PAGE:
best seeds to grow in a classroom?

karendee(5WestOFChicago)March 26, 2011

I am currently a student teacher. I have a project coming up with the kids. A plant Unit.

I wintersow but I must grow under ligts this time.

I have herbs, lots of marigold and others.

I can also buy seeds.

Any suggestions?

I can grow anything, veggies, herbs, flowers, etc.

Anything that will grow fast and have a high chance of success?

thanks!!

Karen

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mandolls(4)

If the project is just for a few weeks and you are not expecting it to produce fruit or actual flowers I'd suggest Nasturtiums. Of everything I have ever sown they grew the fastest. Also the seeds are big enough that the kids can handle them easily (like peas)

    Bookmark   March 26, 2011 at 2:52PM
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nutsaboutflowers(2b/3a)

I'd vote for marigolds.

The first thing I ever grew from seed was marigolds and they were relatively easy.

Plus, then the kids can all take a flower home for Mother's Day =:)

    Bookmark   March 26, 2011 at 4:45PM
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karendee(5WestOFChicago)

Thanks!!!

Great advice. I have both

Karen

    Bookmark   March 26, 2011 at 8:42PM
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calistoga_al ca 15 usda 9

If you want something they can eat plant Radish. A friend in the business plants 10 acres of radish every 3 weeks. His license plate on his car is RADISH. Al

    Bookmark   March 26, 2011 at 11:15PM
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flora_uk(SW UK 8/9)

We used to grow broad (fava) and runner beans in glass jam jars. You make a roll of blotting paper (can you still get that?) and put it into the jar. You place the bean between the paper and the wall of the jar - if the roll is stiff enough the bean will sit half way up the side of the jar. You add enough water to damp the paper and set the whole thing in the windo.(No grow lights in school). The children can then watch as first the radicle and then the stem begin to grow. If you want to grow the plants on they need to be potted into compost or soil after they have some true leaves. The link shows the methods and uses kitchen towel rather than blotting paper.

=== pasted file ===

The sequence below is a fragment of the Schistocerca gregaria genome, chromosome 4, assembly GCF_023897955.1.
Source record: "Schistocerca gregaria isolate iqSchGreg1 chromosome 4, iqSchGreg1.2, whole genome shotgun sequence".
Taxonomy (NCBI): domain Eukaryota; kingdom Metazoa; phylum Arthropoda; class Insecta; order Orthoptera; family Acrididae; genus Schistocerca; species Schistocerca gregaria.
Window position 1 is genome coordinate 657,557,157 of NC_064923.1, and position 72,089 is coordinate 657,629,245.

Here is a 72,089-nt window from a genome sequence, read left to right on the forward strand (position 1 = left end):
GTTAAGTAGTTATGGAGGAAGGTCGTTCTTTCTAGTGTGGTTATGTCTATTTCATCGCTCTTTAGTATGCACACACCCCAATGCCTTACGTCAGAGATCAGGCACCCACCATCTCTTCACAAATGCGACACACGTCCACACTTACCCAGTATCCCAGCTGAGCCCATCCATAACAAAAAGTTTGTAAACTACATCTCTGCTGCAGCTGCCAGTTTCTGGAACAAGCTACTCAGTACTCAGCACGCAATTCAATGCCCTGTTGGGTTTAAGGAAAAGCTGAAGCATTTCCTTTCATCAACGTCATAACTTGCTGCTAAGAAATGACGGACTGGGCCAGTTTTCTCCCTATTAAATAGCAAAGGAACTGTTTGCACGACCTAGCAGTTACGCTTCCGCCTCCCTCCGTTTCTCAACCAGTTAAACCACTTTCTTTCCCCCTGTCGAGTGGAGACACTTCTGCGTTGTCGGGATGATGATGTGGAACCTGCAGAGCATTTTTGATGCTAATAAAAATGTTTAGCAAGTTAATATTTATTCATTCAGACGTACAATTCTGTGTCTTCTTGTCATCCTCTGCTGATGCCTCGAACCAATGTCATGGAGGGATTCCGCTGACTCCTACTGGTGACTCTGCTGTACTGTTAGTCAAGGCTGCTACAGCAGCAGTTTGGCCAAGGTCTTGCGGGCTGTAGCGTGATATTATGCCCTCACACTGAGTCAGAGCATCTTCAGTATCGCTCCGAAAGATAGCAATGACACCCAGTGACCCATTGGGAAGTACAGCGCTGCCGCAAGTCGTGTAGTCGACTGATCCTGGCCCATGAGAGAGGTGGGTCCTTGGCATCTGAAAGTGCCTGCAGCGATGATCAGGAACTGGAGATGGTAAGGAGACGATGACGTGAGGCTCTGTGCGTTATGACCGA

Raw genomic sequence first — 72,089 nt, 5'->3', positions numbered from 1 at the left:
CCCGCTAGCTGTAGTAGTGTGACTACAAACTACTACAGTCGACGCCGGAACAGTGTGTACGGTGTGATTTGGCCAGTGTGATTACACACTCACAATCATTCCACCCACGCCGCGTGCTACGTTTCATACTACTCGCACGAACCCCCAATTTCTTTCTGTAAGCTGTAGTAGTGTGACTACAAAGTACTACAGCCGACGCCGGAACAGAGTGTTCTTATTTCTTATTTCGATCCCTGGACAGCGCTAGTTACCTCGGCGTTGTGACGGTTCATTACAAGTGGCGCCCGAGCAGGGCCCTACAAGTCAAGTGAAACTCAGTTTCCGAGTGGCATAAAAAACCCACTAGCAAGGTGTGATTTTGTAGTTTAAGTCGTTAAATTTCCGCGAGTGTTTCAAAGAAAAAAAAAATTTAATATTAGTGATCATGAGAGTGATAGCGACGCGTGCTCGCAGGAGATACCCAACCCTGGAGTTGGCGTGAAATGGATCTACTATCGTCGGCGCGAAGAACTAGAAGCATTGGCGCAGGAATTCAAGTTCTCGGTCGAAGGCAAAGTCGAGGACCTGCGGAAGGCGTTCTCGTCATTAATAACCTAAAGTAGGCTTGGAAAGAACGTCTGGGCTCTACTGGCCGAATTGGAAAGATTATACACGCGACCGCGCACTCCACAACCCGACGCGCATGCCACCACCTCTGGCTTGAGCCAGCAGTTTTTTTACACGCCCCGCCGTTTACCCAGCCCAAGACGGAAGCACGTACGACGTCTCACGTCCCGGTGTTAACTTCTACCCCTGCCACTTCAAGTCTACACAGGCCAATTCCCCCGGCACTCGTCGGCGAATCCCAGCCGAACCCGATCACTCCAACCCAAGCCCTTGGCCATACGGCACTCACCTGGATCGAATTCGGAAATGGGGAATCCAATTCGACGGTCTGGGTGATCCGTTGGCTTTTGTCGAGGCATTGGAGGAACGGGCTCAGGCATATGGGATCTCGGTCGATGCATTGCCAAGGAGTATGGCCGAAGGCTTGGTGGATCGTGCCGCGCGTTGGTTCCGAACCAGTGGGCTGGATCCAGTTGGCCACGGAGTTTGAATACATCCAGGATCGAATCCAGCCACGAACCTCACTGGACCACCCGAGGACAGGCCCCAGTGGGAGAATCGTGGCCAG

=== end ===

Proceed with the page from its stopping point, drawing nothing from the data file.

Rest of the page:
The big advantage of this method is that the kids see the whole process of gemination, not just the shoots emerging from the soil.

Here is a link that might be useful: This is how we did it.

    Bookmark   March 27, 2011 at 7:12AM
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karendee(5WestOFChicago)

thanks so much!

    Bookmark   March 27, 2011 at 8:39AM
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calistoga_al ca 15 usda 9

Wow! Flora that is a great link. Parents and teachers should all download that one. Al

    Bookmark   March 27, 2011 at 11:19AM
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albert_135(Sunset 2 or 3)

When I was about four years old my grandmother got me hooked on growing from seed by taking a mason jar with some soil and slipping some beans and corn down between the soil and the glass. I could see the seed swell and sprout and become a seedling. There was a lesson about 'monocotyledons' and 'dicotyledons' there too but since my grandmother never learned how to spell her name she probably didn't use those words when showing me what happened.

Some years ago myself and someone else on one of these forums suggested schoolteachers should do like the cooking shows do and start the finished product ahead of time so that when the preparation and sprouting and growing was running into time constraints the finished product could be taken out and displayed. We would appear to have failed but there is no way of knowing I suppose.

    Bookmark   March 27, 2011 at 12:07PM
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